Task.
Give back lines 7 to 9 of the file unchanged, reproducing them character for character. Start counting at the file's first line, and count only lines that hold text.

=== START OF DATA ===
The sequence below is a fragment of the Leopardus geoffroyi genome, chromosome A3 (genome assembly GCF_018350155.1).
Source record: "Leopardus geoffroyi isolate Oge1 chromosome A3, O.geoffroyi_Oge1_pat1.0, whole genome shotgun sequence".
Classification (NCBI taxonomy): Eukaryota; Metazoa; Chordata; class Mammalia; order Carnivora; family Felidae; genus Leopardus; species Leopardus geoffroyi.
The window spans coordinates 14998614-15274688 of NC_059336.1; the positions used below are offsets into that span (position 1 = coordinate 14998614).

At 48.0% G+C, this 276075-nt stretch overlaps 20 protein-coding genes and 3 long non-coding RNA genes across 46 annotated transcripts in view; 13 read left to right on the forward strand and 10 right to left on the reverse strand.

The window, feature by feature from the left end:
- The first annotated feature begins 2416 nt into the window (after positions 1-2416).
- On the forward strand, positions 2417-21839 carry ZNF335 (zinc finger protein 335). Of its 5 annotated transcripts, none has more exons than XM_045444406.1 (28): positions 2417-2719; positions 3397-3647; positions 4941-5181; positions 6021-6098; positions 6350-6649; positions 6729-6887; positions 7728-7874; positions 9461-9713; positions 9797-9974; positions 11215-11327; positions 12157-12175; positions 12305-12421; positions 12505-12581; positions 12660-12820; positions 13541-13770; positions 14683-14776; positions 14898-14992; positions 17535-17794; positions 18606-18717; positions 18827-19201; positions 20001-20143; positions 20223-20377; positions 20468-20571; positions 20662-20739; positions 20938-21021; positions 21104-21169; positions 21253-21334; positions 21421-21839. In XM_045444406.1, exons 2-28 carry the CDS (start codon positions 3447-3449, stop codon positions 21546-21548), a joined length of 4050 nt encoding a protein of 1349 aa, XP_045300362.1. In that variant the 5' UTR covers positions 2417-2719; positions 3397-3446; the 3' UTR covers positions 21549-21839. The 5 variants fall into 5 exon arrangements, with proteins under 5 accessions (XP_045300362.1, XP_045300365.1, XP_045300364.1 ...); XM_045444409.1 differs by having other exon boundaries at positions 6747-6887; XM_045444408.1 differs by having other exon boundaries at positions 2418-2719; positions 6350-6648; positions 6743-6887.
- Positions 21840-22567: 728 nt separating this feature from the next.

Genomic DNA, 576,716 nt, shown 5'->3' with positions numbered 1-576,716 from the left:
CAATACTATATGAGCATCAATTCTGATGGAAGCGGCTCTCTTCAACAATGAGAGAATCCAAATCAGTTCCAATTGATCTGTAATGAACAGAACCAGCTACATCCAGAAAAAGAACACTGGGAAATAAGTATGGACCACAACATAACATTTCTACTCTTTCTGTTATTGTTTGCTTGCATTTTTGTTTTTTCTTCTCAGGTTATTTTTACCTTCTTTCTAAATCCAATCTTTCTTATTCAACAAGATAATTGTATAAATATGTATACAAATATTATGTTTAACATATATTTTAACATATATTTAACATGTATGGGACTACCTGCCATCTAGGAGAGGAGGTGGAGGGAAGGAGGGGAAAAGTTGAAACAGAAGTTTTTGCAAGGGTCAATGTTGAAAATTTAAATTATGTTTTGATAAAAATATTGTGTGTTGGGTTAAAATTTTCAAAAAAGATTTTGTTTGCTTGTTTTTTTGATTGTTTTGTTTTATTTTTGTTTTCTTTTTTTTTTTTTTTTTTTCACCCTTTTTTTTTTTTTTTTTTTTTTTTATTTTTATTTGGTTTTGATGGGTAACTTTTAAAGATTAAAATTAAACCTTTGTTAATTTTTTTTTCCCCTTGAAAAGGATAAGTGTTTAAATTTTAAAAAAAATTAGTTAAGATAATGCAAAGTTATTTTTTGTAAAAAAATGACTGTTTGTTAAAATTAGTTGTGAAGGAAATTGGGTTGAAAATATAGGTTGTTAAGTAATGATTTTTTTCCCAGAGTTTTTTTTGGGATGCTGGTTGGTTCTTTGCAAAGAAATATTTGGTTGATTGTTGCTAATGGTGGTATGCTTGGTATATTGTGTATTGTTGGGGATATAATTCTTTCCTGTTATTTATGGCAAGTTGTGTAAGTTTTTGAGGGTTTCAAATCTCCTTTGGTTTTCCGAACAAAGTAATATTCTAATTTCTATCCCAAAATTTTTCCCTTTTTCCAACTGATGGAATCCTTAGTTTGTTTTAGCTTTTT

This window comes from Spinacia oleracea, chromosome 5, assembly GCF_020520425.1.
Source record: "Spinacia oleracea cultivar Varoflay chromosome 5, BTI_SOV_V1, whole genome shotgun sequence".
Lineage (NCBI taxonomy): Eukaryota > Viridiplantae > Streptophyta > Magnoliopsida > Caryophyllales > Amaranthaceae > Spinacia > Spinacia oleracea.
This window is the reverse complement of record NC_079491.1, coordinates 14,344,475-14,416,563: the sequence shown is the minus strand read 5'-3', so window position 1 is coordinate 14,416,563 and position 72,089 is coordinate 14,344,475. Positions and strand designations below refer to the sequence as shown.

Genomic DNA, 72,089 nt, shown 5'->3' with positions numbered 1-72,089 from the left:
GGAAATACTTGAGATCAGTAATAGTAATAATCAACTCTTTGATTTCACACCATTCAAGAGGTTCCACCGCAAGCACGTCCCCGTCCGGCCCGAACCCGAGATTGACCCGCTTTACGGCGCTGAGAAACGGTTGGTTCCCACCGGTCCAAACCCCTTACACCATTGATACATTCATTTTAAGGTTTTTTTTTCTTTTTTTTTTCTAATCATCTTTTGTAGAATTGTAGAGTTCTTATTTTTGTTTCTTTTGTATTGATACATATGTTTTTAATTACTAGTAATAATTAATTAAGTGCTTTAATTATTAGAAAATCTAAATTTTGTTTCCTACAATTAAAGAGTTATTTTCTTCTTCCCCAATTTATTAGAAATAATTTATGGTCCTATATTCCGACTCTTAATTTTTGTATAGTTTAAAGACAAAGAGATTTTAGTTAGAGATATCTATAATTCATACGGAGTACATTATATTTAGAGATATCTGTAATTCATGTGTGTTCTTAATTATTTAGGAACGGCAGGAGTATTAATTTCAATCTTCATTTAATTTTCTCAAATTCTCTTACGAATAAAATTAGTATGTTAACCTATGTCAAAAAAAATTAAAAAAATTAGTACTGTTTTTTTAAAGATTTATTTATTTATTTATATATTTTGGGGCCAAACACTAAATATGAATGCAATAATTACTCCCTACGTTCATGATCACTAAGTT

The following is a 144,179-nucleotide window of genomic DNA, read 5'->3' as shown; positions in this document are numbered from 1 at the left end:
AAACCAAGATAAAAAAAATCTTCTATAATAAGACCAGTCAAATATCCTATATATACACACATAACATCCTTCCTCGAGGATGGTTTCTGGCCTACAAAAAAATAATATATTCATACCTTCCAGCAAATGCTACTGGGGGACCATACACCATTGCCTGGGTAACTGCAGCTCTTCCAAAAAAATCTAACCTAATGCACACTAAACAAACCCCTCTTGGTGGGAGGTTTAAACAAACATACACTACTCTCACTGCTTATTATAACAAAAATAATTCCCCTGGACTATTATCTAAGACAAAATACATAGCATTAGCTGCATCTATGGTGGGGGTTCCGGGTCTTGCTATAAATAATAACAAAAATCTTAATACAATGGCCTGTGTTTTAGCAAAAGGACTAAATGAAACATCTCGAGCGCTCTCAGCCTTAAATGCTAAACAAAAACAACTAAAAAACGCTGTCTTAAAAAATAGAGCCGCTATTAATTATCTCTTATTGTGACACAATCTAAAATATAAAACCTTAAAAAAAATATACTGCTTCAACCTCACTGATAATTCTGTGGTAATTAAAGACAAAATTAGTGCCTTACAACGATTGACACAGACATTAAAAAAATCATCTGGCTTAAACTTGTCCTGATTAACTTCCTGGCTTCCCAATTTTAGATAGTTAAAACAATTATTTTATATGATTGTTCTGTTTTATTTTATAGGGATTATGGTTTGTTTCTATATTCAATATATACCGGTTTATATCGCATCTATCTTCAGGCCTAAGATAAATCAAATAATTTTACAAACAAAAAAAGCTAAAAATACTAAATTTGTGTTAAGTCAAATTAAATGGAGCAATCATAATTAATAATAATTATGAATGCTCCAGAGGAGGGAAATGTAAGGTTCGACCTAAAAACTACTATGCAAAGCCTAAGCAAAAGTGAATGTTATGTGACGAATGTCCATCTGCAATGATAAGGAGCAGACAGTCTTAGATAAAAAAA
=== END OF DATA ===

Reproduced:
- The first annotated feature begins 2416 nt into the window (after positions 1-2416).
- On the forward strand, positions 2417-21839 carry ZNF335 (zinc finger protein 335). Of its 5 annotated transcripts, none has more exons than XM_045444406.1 (28): positions 2417-2719; positions 3397-3647; positions 4941-5181; positions 6021-6098; positions 6350-6649; positions 6729-6887; positions 7728-7874; positions 9461-9713; positions 9797-9974; positions 11215-11327; positions 12157-12175; positions 12305-12421; positions 12505-12581; positions 12660-12820; positions 13541-13770; positions 14683-14776; positions 14898-14992; positions 17535-17794; positions 18606-18717; positions 18827-19201; positions 20001-20143; positions 20223-20377; positions 20468-20571; positions 20662-20739; positions 20938-21021; positions 21104-21169; positions 21253-21334; positions 21421-21839. In XM_045444406.1, exons 2-28 carry the CDS (start codon positions 3447-3449, stop codon positions 21546-21548), a joined length of 4050 nt encoding a protein of 1349 aa, XP_045300362.1. In that variant the 5' UTR covers positions 2417-2719; positions 3397-3446; the 3' UTR covers positions 21549-21839. The 5 variants fall into 5 exon arrangements, with proteins under 5 accessions (XP_045300362.1, XP_045300365.1, XP_045300364.1 ...); XM_045444409.1 differs by having other exon boundaries at positions 6747-6887; XM_045444408.1 differs by having other exon boundaries at positions 2418-2719; positions 6350-6648; positions 6743-6887.
- Positions 21840-22567: 728 nt separating this feature from the next.